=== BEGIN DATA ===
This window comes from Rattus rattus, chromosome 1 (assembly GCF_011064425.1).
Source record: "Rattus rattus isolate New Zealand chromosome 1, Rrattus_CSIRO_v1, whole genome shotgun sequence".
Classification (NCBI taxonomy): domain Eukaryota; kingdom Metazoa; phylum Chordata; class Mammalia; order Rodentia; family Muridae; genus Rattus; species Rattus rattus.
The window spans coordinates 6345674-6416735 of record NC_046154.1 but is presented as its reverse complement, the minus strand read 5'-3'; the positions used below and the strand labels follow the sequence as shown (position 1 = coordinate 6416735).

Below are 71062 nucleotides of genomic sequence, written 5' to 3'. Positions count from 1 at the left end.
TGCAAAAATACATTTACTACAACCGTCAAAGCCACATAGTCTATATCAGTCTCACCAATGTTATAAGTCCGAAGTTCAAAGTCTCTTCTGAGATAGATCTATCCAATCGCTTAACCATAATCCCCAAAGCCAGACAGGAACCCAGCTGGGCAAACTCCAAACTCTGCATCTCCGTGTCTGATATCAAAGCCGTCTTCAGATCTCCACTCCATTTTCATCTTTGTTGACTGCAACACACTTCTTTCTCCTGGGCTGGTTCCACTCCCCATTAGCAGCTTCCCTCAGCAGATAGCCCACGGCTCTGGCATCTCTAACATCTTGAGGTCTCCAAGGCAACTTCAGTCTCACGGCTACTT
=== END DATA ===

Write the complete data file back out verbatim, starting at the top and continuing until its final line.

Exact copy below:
This window comes from Rattus rattus, chromosome 1 (assembly GCF_011064425.1).
Source record: "Rattus rattus isolate New Zealand chromosome 1, Rrattus_CSIRO_v1, whole genome shotgun sequence".
Classification (NCBI taxonomy): domain Eukaryota; kingdom Metazoa; phylum Chordata; class Mammalia; order Rodentia; family Muridae; genus Rattus; species Rattus rattus.
The window spans coordinates 6345674-6416735 of record NC_046154.1 but is presented as its reverse complement, the minus strand read 5'-3'; the positions used below and the strand labels follow the sequence as shown (position 1 = coordinate 6416735).

Below are 71062 nucleotides of genomic sequence, written 5' to 3'. Positions count from 1 at the left end.
TGCAAAAATACATTTACTACAACCGTCAAAGCCACATAGTCTATATCAGTCTCACCAATGTTATAAGTCCGAAGTTCAAAGTCTCTTCTGAGATAGATCTATCCAATCGCTTAACCATAATCCCCAAAGCCAGACAGGAACCCAGCTGGGCAAACTCCAAACTCTGCATCTCCGTGTCTGATATCAAAGCCGTCTTCAGATCTCCACTCCATTTTCATCTTTGTTGACTGCAACACACTTCTTTCTCCTGGGCTGGTTCCACTCCCCATTAGCAGCTTCCCTCAGCAGATAGCCCACGGCTCTGGCATCTCTAACATCTTGAGGTCTCCAAGGCAACTTCAGTCTCACGGCTACTT